Their band is called Six Chickens and a Beer, or as they are known on Clemson’s campus, Faculty Gone Feral. They have played at venues like Nick’s, Blue Heron and the Esso Club as well as the Arts Company in Seneca. They have sold out the Brooks Center for the Performing Arts and packed the Strom Thurmond Institute to its brim. They have even played at the library during Midweek Music.
Mechanical engineering professor Richard Figliola has taken his research from the classroom to the cockpit and everywhere in between. From basic aerodynamics courses with Clemson undergraduates to an international research network that combats congenital heart diseases, Figliola is engaging in creative and meaningful work on both local and global scales.
From the famous “five-second rule” and popular games such as beer pong, to faux pas such as “double dipping” and drinking out of the milk carton, professor Paul Dawson’s research on common food safety practices has sparked interest in the science behind food safety in both his students and the public.
Featuring innovative energy conservation systems and designs, Harry Kurtz and Julie Frugoli’s house represents the couple’s enthusiastic commitment to a cause that is both personally and practically important to them.
In 2004, Kudera spent seven weeks in Seoul, South Korea, teaching and tutoring students in conversational English. Relieved of the time-consuming duty of grading papers, he found time to write. The result was Fight for Your Long Day, a novel about a day in the life of an adjunct English instructor. Media Relations staff writer Angela Nixon interviewed Kudera on his writing, the book and the impact it has had.
Historian and professor emeritus Jerome Reel will sign copies of his book from 9 a.m. to noon on Friday, Sept. 30, at the Library Book Sale. Look for his table on the lower level plaza of the R.M. Cooper Library.
Brian and Delphine Dean have more in common than just a last name. They are two of the College of Engineering and Science’s most distinguished professors who also happen to share a dual academic career, an extensive list of awards and accolades, and a passion for research.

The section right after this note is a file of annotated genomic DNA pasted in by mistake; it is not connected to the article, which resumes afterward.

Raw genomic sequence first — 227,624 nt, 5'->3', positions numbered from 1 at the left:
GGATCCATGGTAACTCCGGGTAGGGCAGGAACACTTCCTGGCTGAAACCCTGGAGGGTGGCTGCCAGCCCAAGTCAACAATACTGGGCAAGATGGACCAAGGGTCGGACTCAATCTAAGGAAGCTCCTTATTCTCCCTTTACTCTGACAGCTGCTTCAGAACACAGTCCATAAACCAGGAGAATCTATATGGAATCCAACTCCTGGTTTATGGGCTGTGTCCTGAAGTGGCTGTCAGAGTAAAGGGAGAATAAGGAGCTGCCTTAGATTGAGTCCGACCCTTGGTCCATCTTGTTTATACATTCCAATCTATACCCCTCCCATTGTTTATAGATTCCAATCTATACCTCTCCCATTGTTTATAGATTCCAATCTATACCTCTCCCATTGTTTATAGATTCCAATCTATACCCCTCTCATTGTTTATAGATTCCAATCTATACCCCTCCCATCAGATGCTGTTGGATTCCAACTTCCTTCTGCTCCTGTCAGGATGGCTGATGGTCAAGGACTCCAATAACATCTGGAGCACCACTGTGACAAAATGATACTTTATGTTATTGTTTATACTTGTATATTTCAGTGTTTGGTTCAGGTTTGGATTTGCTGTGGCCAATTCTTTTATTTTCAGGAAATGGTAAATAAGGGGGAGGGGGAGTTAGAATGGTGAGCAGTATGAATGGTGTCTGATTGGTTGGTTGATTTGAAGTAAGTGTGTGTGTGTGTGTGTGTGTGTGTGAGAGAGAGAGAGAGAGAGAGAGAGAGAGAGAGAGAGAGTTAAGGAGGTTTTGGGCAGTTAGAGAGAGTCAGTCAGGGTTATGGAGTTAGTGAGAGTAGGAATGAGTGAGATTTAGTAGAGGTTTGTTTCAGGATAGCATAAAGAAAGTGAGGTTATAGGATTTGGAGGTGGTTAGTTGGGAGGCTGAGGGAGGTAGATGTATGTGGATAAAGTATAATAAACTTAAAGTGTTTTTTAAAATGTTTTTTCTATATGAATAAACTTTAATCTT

Clemson University housing is breathing new life into an old concept with the start of its new Faculty In Residence program.
Jogging alongside students every week calls for a lesson quite different from the traditional lecture. And the now retired Kishimoto still gets to share his love for the outdoors while passing on words of immeasurable wisdom.
Working closely with her students and those in the health care field, Ellen Vincent is helping others to become more aware of their surroundings — and the immense benefits that come along with doing so.
Robin Kowalski's work in the classroom covers subjects from women in psychology to research methods, but what she is really interested in is cyberbullying.
Issues related to contingent faculty will be his primary focus this year, along with examining techniques for the reliable assessment of teaching effectiveness and the proper role of student evaluations.
According to Tim Spira, every plant has a story to tell, and the abundant plant life in the southern Appalachian Mountains and the rolling hills of the adjacent Piedmont are especially talkative.
As a professor, Sherrill has used her experience in the health care industry to bring a distinct perspective to teaching and research, engaging in projects that benefit not only Clemson students, but also medical students across the country.
From pest control to regulatory officials and agencies, Benson studies insects in common settings and locations. Even though people can get nervous at the sight of an insect, Benson wants people to know that many insects are actually beneficial.